glamourous image of perfect rays of sunshine glimmering across the
gentle waves of the Medeteranean hightlighting the decks of spotless
white yatchs topped by beatifil sunkissed bodies in tiny swimsuits
drinking martinis or flutes of expensive champagne.
Not so much. In fact, on this overcast mid-October day this city is
more a sleepy city filled with old men playing a French game called
boules which is similar to bocce, kids playing tag across a park, and
sleepy curving streets.
My first experience in St. Tropez was in direct opposition to my
glamourous image. Upon arrival, I stopped in a grocery store to buy a
baguette, cheese, and a pear to combine with the tuna salad I had made
at the hostel for a easy lunch. When I was checking out a homeless
man came into buy a cheap 1Euro beer. The manager approached the man
and said he had already had enough and would have to leave. The man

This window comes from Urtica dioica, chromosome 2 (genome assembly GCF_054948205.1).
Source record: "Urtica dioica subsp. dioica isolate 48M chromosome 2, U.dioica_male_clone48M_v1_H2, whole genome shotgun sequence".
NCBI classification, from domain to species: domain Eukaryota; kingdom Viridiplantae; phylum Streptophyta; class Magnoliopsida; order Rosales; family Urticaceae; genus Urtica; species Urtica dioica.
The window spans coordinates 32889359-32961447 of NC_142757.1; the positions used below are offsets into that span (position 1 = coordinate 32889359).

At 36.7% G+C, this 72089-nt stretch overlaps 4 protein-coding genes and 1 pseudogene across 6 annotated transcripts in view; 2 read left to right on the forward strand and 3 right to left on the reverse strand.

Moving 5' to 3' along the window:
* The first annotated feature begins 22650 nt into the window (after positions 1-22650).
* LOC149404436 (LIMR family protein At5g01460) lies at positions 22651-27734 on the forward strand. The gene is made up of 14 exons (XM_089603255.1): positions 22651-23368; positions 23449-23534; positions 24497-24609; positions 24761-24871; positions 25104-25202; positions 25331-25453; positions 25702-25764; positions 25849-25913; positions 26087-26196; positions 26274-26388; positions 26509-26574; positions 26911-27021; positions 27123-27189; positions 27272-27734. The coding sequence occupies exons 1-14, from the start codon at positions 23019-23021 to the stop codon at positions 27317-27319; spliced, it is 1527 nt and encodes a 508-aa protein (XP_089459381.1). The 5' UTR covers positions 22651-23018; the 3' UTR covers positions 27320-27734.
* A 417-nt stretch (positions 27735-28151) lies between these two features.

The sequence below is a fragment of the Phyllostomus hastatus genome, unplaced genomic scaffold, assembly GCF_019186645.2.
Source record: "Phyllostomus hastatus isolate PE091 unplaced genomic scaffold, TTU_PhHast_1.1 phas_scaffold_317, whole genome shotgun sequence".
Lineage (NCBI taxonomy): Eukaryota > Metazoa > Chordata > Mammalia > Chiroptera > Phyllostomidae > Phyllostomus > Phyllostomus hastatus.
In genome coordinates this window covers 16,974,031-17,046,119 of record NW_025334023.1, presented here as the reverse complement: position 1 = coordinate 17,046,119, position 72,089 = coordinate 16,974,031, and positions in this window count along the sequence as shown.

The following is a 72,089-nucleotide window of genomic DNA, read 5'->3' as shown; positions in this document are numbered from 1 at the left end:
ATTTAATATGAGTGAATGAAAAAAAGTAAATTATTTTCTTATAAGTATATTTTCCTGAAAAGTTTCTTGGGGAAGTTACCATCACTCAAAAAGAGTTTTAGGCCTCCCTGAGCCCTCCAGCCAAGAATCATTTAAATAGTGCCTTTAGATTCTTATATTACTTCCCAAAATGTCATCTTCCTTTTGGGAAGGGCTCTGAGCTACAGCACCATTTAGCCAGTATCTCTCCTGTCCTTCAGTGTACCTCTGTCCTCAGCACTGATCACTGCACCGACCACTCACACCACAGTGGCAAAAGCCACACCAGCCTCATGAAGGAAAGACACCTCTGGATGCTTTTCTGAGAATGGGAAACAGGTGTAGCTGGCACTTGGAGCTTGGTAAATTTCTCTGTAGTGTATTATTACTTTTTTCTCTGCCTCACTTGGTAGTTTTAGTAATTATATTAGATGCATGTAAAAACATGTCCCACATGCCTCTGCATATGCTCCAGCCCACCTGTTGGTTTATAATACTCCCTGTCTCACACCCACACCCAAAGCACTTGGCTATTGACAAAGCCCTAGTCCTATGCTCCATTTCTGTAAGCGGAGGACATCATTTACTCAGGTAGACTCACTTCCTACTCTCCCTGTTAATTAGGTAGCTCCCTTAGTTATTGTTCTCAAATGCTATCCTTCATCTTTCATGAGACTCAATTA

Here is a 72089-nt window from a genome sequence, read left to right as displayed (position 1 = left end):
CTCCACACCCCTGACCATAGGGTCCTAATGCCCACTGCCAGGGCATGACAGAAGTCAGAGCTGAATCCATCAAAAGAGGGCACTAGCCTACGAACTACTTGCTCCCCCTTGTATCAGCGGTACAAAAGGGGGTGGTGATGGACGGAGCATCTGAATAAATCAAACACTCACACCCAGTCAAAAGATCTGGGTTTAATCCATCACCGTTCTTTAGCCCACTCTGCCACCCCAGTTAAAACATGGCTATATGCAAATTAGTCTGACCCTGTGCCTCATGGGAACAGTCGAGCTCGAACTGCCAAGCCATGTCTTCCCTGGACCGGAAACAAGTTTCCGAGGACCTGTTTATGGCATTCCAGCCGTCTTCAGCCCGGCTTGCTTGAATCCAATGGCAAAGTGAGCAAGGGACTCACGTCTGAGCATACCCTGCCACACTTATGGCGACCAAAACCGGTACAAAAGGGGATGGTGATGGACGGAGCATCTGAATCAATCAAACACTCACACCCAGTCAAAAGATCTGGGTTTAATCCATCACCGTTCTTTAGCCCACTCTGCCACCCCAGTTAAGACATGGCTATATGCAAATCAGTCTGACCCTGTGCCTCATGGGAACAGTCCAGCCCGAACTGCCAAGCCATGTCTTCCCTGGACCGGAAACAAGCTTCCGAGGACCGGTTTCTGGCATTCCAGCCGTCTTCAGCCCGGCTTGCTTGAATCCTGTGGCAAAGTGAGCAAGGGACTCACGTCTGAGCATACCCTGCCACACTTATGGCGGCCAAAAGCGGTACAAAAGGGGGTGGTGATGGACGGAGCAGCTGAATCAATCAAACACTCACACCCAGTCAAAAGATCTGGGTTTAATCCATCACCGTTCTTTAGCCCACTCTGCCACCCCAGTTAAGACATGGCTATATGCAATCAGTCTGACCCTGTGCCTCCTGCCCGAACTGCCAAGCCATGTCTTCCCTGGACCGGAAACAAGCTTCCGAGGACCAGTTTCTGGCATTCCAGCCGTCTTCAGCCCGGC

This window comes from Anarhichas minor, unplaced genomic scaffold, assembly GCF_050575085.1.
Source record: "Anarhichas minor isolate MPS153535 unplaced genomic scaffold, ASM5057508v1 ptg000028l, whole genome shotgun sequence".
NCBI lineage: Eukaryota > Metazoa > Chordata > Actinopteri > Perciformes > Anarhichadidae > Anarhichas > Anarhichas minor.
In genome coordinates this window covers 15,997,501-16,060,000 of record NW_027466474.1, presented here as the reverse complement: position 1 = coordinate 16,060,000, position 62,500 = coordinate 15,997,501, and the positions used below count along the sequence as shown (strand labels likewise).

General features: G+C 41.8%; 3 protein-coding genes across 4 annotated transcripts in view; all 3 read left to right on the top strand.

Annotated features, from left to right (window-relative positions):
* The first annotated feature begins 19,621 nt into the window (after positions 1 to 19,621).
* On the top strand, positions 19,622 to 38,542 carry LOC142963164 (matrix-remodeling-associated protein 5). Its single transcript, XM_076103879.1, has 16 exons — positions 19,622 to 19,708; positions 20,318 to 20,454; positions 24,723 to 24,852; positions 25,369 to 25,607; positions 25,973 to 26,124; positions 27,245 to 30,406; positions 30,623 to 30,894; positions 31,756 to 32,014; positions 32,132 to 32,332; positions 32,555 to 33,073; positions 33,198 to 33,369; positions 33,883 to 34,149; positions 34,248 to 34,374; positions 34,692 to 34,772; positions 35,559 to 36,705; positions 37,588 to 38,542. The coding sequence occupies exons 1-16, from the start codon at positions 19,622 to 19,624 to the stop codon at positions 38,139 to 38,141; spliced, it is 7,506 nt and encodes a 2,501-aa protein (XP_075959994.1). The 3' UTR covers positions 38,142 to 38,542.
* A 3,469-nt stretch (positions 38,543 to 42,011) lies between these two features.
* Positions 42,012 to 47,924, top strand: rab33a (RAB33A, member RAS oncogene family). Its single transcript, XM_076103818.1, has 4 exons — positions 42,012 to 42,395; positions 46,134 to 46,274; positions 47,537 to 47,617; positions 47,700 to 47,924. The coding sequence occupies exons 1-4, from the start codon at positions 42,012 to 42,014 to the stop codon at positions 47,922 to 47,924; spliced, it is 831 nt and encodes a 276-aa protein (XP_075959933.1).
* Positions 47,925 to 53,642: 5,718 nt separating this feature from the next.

started agrue that he had enough money to buy a beer and told the
manager that he simply was having a picnic in the park and wanted a
beer to quench his growing thirst. The manager, I suspect in order to
avoid a scene or maybe because of his detailed story,, told the man he
could buy this beer but he would not be allowed to return to the store.
I know I have an overactive, yet stereotypical, imagination. Maybe
St. Tropez is filled with bikini-clad Megan Fox look alikes during the
summer but on a chilly Tuesday in late October St. Tropez is nothing
more than a French village on the seaside filled with average French
people wrapped in coats and scarves experencing the same social issues
of homelessness we have at home in Dallas.